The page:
WASHINGTON, March 29 (Reuters) – Senate Energy Committee Chair Joe Manchin said on Wednesday he may go to court after the U.S. Treasury releases guidance later this week on battery sourcing guidance for electric vehicle tax credits.
“If it goes off the rails” and violates the intent of the climate legislation approved in August, “I will do whatever I can – if that means going to court and I can do it, I’d do it,” said Manchin, a Democrat.
Manchin said he is most concerned about how Treasury will classify processing and manufacturing in determining eligibility for $7,500 EV tax credits. Manchin, who has often pushed fossil fuel industry interests in Congress, says he is trying to move the EV battery supply chain from China. His political opponents say he doesn’t like the EV industry.
“Manufacturing is meant to bring manufacturing back to the United States. It’s not basically allowing everyone to put all the parts and build everything you can for that battery somewhere else and then send it here for assembly,” Manchin told reporters.
Reuters reported earlier the Treasury battery sourcing rules for electric vehicle tax credits, due out by Friday, will result in fewer vehicles qualifying for full or partial credits.
The EV rules are part of a $430 billion bill passed by Democrats in August to cut climate emissions and reduce drug costs, dubbed the Inflation Reduction Act.
The Treasury declined to comment on Manchin’s remarks.
Under the new rules, 50% of the value of battery components must to be produced or assembled in North America for EV buyers to qualify for $3,750 of the credit, and 40% of the value of critical minerals must be sourced from the United States or a country with which it has a free trade agreement to qualify for another $3,750 credit.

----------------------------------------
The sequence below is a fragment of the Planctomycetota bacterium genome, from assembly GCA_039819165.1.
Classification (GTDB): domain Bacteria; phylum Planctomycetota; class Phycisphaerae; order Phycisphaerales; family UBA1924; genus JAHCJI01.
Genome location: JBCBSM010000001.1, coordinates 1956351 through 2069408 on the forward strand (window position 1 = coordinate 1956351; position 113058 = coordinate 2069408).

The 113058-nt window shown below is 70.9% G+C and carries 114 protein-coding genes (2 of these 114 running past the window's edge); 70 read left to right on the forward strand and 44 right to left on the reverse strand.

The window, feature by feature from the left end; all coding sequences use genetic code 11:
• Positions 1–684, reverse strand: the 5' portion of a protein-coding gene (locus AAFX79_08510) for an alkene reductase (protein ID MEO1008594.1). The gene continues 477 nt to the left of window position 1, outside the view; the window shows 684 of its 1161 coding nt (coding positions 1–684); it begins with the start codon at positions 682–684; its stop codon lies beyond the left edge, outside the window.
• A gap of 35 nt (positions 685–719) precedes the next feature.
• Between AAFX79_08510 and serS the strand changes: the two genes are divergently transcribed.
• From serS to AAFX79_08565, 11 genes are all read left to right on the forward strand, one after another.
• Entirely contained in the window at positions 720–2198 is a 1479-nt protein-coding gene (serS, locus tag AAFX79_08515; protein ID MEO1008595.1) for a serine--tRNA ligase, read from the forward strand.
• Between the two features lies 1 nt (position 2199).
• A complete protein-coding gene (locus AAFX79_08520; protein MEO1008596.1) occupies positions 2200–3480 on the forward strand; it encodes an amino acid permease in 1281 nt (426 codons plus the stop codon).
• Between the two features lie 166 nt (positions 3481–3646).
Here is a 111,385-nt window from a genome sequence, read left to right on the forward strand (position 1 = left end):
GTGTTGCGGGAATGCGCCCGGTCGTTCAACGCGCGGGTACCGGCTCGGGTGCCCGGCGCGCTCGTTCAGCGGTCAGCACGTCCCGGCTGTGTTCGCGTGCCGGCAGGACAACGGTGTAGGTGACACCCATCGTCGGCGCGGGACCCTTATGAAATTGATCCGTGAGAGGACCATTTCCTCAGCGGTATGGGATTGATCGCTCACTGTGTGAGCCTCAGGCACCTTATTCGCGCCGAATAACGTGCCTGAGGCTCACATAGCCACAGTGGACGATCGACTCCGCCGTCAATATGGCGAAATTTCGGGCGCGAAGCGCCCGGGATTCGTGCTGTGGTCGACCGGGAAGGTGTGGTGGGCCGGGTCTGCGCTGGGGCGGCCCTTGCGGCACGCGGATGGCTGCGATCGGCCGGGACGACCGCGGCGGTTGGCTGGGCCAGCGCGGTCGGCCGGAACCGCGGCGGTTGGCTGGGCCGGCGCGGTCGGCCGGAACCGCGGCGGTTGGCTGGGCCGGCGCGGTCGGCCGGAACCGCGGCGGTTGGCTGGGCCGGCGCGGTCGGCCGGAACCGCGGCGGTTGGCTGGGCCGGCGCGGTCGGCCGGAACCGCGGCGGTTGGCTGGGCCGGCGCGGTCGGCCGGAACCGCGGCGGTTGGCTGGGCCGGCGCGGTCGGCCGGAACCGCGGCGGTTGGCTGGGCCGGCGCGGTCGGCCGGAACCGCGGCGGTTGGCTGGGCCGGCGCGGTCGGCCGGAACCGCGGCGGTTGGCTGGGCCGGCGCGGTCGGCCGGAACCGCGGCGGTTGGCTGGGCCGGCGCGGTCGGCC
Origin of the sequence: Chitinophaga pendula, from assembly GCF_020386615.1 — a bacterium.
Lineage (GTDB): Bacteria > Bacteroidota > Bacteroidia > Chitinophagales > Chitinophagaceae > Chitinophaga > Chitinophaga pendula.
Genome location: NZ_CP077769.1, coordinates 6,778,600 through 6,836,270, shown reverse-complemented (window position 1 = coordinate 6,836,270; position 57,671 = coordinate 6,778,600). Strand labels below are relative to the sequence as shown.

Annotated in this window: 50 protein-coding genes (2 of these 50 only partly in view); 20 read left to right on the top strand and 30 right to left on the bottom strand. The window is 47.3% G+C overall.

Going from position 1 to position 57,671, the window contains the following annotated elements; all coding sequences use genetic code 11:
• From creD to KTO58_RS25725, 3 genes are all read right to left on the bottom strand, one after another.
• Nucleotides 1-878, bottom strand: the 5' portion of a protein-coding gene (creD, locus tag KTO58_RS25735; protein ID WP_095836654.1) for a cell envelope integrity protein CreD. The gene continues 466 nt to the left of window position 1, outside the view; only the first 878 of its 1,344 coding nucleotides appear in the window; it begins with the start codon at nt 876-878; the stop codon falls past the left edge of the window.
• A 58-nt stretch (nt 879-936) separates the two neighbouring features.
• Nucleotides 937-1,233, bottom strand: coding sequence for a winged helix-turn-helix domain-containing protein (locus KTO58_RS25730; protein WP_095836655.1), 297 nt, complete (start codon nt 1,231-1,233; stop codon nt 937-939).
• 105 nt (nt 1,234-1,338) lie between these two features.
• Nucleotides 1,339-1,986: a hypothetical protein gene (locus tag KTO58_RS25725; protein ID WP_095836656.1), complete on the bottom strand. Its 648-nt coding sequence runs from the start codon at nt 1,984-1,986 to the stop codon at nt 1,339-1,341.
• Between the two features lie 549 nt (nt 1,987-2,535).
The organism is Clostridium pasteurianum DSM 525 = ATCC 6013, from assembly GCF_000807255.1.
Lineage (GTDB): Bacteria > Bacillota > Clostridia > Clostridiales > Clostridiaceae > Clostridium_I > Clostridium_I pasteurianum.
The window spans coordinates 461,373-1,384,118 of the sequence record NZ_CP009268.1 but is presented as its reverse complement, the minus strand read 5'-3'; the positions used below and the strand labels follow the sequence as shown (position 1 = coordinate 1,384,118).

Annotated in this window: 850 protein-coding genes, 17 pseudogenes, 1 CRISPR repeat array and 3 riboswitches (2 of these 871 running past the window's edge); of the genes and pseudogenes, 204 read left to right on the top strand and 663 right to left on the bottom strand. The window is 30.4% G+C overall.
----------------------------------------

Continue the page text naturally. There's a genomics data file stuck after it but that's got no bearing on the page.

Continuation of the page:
Those quotas rise by 10 percentage points annually.
China dominates the global supply chains of products like EV batteries and solar panels.
Manchin hammered the Biden administration, which he hamstrung in legislative negotiations last year, in a Wall Street Journal opinion piece Wednesday, accusing it of thwarting the bill’s original intent.
“Instead of implementing the law as intended, unelected ideologues, bureaucrats and appointees seem determined to violate and subvert the law to advance a partisan agenda that ignores both energy and fiscal security … The administration is attempting at every turn to implement the bill it wanted, not the bill Congress actually passed.”
Manchin also urged Biden “to sit down with fiscally minded Republicans and Democrats to negotiate common-sense reforms to out-of-control fiscal policy.”
The White House has no immediate comment.
Reporting by David Shepardson; Editing by Heather Timmons and Stephen Coates
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